When To Form an Entity for Your Business
Starting a business or transitioning from operating as a sole proprietorship or partnership (what you have if you are doing business without forming a LLC, corporation, or other entity) to forming an entity can be an important step in your business. For some businesses it’s the correct move right from the start, for others maybe you have been operating for a while and you are looking to expand your business or hire independent contractors or employees.
Forming an entity can be a great way to separate your personal liability from your business. By forming an LLC (Limited Liability Company), corporation, or other entity only your business assets are at risk if you are sued or found liable for an action of your business. This protects your personal assets such as your home, car, etc. from risk. An entity can also provide other benefits such as structure, registration of the business name, and other components.
But deciding the right time to form an entity is an important and personal decision for your business. So if you’re trying to decide if forming an entity (and spending the $$ on forming one) makes sense, there are a few key factors to consider:
1. Are you in a higher risk business? For example food based businesses, construction, in-person services, and others where there is higher risk for mishaps, illness, and injuries should consider forming an entity from the beginning so that the owners are protected from risk. For other businesses like graphic design, copywriting, consulting, etc. that are lower risk the immediate need for liability protection may be less. However, you should weigh other considerations and benefits of an entity.
2. Do you want to operate under a name other than your personal name? If you want to name your business something other than your personal name, forming an entity allows you to do that and get the benefit of liability protection. If you don’t form an entity then you have to file a fictitious name with the state so that consumers can identify that you are affiliated with the company name. This also has an advertising fee cost, which can sometimes make fictitious name registration more time/cost intensive than forming an entity.
3. Does the business have more than one owner? If your business has more than one owner then an entity can provide structure for how the owners will make decisions, work together, and operate the business. It also is good to form an entity if you have multiple owners so that the actions of one owner doesn’t put the personal assets of another owner at risk.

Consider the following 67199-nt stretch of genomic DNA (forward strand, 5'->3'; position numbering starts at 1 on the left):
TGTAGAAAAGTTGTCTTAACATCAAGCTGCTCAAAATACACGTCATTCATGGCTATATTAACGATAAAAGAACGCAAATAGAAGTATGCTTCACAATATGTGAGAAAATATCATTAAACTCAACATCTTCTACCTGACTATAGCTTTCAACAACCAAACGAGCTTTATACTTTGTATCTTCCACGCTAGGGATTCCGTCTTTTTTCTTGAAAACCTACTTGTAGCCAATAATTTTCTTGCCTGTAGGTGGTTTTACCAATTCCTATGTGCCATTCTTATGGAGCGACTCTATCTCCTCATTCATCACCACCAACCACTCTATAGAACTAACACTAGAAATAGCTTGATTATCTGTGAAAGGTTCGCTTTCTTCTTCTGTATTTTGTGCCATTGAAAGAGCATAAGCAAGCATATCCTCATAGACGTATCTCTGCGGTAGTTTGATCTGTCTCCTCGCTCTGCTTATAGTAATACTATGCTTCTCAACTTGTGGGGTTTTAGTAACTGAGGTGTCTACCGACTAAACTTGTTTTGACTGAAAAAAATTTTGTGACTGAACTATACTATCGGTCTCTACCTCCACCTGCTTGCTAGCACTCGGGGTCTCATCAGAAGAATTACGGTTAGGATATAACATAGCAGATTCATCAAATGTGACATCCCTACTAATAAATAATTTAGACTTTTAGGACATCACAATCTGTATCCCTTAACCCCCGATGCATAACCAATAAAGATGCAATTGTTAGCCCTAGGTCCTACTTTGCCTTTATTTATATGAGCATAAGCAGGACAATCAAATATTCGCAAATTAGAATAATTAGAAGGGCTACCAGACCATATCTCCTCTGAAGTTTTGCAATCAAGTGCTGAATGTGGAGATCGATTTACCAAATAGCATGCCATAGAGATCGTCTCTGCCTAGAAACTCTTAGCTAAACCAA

4. Do you have employees or independent contractors? Growing your team is a good sign of a thriving business but with more people comes more potential liability. What if your business is sued because of something you contracted someone to do? What if you have employee issues? Having an entity can help protect you and can make it easier to file for all your state and federal registrations without having to change them down the road.
5. Do you plan to apply for grants or funding? Having an entity can make it easier to apply for grant programs, funding sources, and loans. These programs often request to see a copy of your state registration, EIN, and other documents. So getting things formalized prior to applying can make it so you already have everything ready when it’s time to apply.
Talking to an accountant can also be helpful in making your decision as they can explain the different tax options and how to plan for bookkeeping once you have an entity.
With a new year just around the corner, now is a good time to be thinking about these considerations as forming an entity in the new year can make it easier for tax purposes, and allows you to start the new year with a new business entity and plan!
If you form an LLC, or already have one, also check out one of our affordable operating agreement templates to make sure you have the proper governing document for your business.
A lawyer can help walk you through all these considerations and more in relation to your specific business and remember, you can always reach out to Trellis for a free consultation!
DISCLAIMER: This blog post is meant for informational purposes only and does not constitute specific legal advice or create an attorney-client relationship. Readers should discuss their specific situation with an attorney.